The student-led movement to end mass atrocities.

#FreeJaggiNow: A Movement for Sikh Justice


In broad daylight on November 4, 2017, Jagtar Singh Johal, a British Sikh man, was abducted from the streets of Jalandhar, Punjab in India by police officers in plain clothes. He was subjected to abuse, ranging from body separation techniques to electric shocks, in order to extract a confession of involvement in the murders of prominent Hindu figures – crimes he did not commit. He was initially denied access to British consular officials, his family, or a lawyer. He became a man in the midst of oblivion for ten days after his arrest, not permitted to speak to his family, including his newly-wedded wife. Johal is a simple man with a passion for uncovering the truth and advocating for justice. He runs a website called Never Forget 84 , which strives to highlight the 1984 Sikh Genocide and injustices faced by Sikhs in modern-day Punjab. Simply because he advocated for human rights, for justice, and against genocide, the police force tried to break him down through excruciating physical pain and wrenching mental torture- a pattern seen throughout the history of independent India. Alone and hidden away from the outside world, his existence could too easily have been forgotten if not for the brave activists of #FreeJaggiNow.

jaggi2Johal was vacationing in India after his wedding when he was arrested under the pretense that he was involved in targeted killings of minority leaders and funding the Khalistan Liberation Force, an armed group dedicated to creating a separatist state. The Sikh Federation UK, an organization that raises awareness about Sikh issues, suggests that Johal was targeted because he is a human rights activist who detailed the atrocities of the Indian state during the 1984 Sikh Genocide on a website called Never Forget 1984. Senior Punjab Police officials maintain that he was “neck-deep” in targeted killings and also express concern about Johal’s activism and his influence on youth, calling it radicalization, a tactic long used by oppressive regimes as an excuse for extra-judicial action.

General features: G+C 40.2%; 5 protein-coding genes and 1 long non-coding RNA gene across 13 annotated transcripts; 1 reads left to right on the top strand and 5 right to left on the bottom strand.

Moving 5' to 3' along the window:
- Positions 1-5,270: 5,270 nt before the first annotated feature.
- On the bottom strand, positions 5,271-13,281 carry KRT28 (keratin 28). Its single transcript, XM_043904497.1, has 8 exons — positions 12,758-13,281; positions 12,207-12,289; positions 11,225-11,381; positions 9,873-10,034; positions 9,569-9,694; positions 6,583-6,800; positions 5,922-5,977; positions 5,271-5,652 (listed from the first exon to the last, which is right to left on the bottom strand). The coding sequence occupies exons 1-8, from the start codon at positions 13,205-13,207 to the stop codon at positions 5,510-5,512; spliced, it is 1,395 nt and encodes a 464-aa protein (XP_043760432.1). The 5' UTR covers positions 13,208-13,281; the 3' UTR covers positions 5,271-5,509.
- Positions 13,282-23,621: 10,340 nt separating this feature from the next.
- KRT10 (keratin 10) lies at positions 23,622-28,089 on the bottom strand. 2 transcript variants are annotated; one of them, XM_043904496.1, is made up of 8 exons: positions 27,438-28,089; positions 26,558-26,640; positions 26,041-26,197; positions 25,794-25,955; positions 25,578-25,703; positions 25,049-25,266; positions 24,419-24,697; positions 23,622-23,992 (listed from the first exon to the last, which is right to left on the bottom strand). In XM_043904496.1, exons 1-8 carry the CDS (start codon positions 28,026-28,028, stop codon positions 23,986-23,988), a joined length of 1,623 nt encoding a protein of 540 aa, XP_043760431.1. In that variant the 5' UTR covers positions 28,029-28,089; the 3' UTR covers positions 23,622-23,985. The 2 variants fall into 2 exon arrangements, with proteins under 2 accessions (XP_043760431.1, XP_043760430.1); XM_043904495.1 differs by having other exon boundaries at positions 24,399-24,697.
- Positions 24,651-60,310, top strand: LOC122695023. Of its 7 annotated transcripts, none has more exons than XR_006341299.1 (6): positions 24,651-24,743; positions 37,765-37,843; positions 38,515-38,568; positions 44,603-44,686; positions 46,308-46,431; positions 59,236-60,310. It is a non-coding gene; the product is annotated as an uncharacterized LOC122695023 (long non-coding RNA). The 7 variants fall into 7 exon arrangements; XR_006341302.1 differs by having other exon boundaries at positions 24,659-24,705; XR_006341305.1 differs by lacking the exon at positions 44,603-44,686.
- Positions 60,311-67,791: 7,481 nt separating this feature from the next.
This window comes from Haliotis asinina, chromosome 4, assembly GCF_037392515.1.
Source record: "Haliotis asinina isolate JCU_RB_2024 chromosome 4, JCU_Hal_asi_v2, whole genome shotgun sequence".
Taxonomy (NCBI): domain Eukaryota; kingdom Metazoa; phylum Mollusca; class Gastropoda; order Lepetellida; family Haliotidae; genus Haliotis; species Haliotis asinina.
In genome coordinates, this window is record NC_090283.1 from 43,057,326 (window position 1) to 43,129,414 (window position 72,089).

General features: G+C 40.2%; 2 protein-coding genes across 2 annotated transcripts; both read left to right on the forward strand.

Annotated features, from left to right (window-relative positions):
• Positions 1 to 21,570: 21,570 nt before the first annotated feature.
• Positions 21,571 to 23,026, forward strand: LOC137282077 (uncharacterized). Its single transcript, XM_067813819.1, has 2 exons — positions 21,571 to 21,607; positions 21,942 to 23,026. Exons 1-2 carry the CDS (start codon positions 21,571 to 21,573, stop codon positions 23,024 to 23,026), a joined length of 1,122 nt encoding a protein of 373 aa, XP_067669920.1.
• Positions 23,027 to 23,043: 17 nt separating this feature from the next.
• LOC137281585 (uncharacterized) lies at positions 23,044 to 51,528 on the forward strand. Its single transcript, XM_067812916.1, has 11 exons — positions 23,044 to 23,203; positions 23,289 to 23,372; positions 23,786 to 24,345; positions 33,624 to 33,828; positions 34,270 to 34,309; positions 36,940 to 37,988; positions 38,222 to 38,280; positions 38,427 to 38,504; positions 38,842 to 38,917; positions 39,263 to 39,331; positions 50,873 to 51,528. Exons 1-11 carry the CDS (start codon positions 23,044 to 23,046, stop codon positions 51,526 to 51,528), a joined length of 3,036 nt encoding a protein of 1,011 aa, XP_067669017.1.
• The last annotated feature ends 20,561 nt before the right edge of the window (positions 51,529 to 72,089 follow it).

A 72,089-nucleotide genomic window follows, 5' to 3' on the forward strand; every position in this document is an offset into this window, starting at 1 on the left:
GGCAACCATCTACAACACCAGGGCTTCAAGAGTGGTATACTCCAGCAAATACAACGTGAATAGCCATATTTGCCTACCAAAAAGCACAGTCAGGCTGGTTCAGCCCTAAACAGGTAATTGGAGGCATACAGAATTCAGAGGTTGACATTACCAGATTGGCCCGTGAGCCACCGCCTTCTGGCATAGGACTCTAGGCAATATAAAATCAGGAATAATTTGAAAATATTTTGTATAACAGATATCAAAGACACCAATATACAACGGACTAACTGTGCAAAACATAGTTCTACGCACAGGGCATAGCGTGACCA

Johal is still under custody and his lawyer, Jaspal Singh Manjhpur, meets with him for an hour every day. His request for an independent medical board was deniejaggi4d because it would be too late to find physical signs of torture or the effects of severe medical torture, Manjhpur has since decided not to press for an examination. Manjhanpur has also expressed concern that no formal charge has been named and that his court date keeps getting postponed, thus extending his stay in police custody.

The Sikh diaspora in the United Kingdom and the United States have raised their voices through social media and protests, starting a campaign called #FreeJaggiNow. A petition for Johal’s release has almost hit its 50,000 signature goal. The social media campaign has also gained significant momentum with multiple individuals conducting street parchar (educating pedestrians) in the UK and many gurudwaras (Sikh houses of worship), have held prayers and educational events. A gurudwara in San Jose recently brought together Bay Area universities in order to host a kirtan (a melodic recitation of the verses in the Guru Granth Sahib) night for Johal, and many other student groups and communities are following suit.